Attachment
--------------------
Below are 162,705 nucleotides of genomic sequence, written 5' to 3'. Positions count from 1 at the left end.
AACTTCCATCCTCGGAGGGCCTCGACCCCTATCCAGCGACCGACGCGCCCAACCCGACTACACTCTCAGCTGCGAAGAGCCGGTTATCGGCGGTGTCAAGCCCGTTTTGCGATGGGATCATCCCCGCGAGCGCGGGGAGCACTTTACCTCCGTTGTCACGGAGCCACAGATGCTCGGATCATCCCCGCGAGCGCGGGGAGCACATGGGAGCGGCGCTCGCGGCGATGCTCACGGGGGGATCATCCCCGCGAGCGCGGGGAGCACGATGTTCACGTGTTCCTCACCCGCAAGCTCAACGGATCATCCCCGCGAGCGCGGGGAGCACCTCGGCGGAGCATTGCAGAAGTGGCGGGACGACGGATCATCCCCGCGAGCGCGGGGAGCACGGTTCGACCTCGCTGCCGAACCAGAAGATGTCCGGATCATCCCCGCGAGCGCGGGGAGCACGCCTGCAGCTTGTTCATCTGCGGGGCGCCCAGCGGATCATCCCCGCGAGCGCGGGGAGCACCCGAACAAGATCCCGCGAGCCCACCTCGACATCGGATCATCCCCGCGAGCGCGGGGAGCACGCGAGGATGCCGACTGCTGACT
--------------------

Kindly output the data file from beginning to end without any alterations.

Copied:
Below are 162,705 nucleotides of genomic sequence, written 5' to 3'. Positions count from 1 at the left end.
AACTTCCATCCTCGGAGGGCCTCGACCCCTATCCAGCGACCGACGCGCCCAACCCGACTACACTCTCAGCTGCGAAGAGCCGGTTATCGGCGGTGTCAAGCCCGTTTTGCGATGGGATCATCCCCGCGAGCGCGGGGAGCACTTTACCTCCGTTGTCACGGAGCCACAGATGCTCGGATCATCCCCGCGAGCGCGGGGAGCACATGGGAGCGGCGCTCGCGGCGATGCTCACGGGGGGATCATCCCCGCGAGCGCGGGGAGCACGATGTTCACGTGTTCCTCACCCGCAAGCTCAACGGATCATCCCCGCGAGCGCGGGGAGCACCTCGGCGGAGCATTGCAGAAGTGGCGGGACGACGGATCATCCCCGCGAGCGCGGGGAGCACGGTTCGACCTCGCTGCCGAACCAGAAGATGTCCGGATCATCCCCGCGAGCGCGGGGAGCACGCCTGCAGCTTGTTCATCTGCGGGGCGCCCAGCGGATCATCCCCGCGAGCGCGGGGAGCACCCGAACAAGATCCCGCGAGCCCACCTCGACATCGGATCATCCCCGCGAGCGCGGGGAGCACGCGAGGATGCCGACTGCTGACT